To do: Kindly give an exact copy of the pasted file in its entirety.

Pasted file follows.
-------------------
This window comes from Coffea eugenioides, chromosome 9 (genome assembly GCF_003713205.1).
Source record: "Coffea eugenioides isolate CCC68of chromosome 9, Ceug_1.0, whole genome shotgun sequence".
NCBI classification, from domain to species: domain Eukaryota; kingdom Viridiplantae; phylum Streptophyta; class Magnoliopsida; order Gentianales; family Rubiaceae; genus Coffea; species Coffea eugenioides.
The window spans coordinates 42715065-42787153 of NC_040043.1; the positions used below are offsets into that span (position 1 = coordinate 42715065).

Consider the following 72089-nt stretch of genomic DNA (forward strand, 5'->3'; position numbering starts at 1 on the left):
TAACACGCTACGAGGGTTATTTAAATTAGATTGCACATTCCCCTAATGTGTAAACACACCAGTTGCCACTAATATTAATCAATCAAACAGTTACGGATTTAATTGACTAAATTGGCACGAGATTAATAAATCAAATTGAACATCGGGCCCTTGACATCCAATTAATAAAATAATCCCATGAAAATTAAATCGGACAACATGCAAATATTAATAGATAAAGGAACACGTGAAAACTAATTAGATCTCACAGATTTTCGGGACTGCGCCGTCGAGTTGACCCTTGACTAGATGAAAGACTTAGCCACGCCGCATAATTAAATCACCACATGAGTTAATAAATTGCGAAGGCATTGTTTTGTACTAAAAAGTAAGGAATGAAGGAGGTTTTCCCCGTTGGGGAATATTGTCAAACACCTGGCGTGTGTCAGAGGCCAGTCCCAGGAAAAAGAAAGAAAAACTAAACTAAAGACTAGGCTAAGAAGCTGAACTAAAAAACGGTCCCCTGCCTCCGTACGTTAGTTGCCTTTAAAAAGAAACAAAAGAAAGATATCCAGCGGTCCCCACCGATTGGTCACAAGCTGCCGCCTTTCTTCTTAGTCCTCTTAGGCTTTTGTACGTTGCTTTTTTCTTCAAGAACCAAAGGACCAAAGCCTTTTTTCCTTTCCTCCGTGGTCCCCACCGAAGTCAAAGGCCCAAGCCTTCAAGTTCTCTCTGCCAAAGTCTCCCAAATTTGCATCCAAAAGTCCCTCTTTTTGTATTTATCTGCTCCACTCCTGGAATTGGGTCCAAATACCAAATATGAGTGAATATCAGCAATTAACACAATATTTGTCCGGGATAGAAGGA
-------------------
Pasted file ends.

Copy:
This window comes from Coffea eugenioides, chromosome 9 (genome assembly GCF_003713205.1).
Source record: "Coffea eugenioides isolate CCC68of chromosome 9, Ceug_1.0, whole genome shotgun sequence".
NCBI classification, from domain to species: domain Eukaryota; kingdom Viridiplantae; phylum Streptophyta; class Magnoliopsida; order Gentianales; family Rubiaceae; genus Coffea; species Coffea eugenioides.
The window spans coordinates 42715065-42787153 of NC_040043.1; the positions used below are offsets into that span (position 1 = coordinate 42715065).

Consider the following 72089-nt stretch of genomic DNA (forward strand, 5'->3'; position numbering starts at 1 on the left):
TAACACGCTACGAGGGTTATTTAAATTAGATTGCACATTCCCCTAATGTGTAAACACACCAGTTGCCACTAATATTAATCAATCAAACAGTTACGGATTTAATTGACTAAATTGGCACGAGATTAATAAATCAAATTGAACATCGGGCCCTTGACATCCAATTAATAAAATAATCCCATGAAAATTAAATCGGACAACATGCAAATATTAATAGATAAAGGAACACGTGAAAACTAATTAGATCTCACAGATTTTCGGGACTGCGCCGTCGAGTTGACCCTTGACTAGATGAAAGACTTAGCCACGCCGCATAATTAAATCACCACATGAGTTAATAAATTGCGAAGGCATTGTTTTGTACTAAAAAGTAAGGAATGAAGGAGGTTTTCCCCGTTGGGGAATATTGTCAAACACCTGGCGTGTGTCAGAGGCCAGTCCCAGGAAAAAGAAAGAAAAACTAAACTAAAGACTAGGCTAAGAAGCTGAACTAAAAAACGGTCCCCTGCCTCCGTACGTTAGTTGCCTTTAAAAAGAAACAAAAGAAAGATATCCAGCGGTCCCCACCGATTGGTCACAAGCTGCCGCCTTTCTTCTTAGTCCTCTTAGGCTTTTGTACGTTGCTTTTTTCTTCAAGAACCAAAGGACCAAAGCCTTTTTTCCTTTCCTCCGTGGTCCCCACCGAAGTCAAAGGCCCAAGCCTTCAAGTTCTCTCTGCCAAAGTCTCCCAAATTTGCATCCAAAAGTCCCTCTTTTTGTATTTATCTGCTCCACTCCTGGAATTGGGTCCAAATACCAAATATGAGTGAATATCAGCAATTAACACAATATTTGTCCGGGATAGAAGGA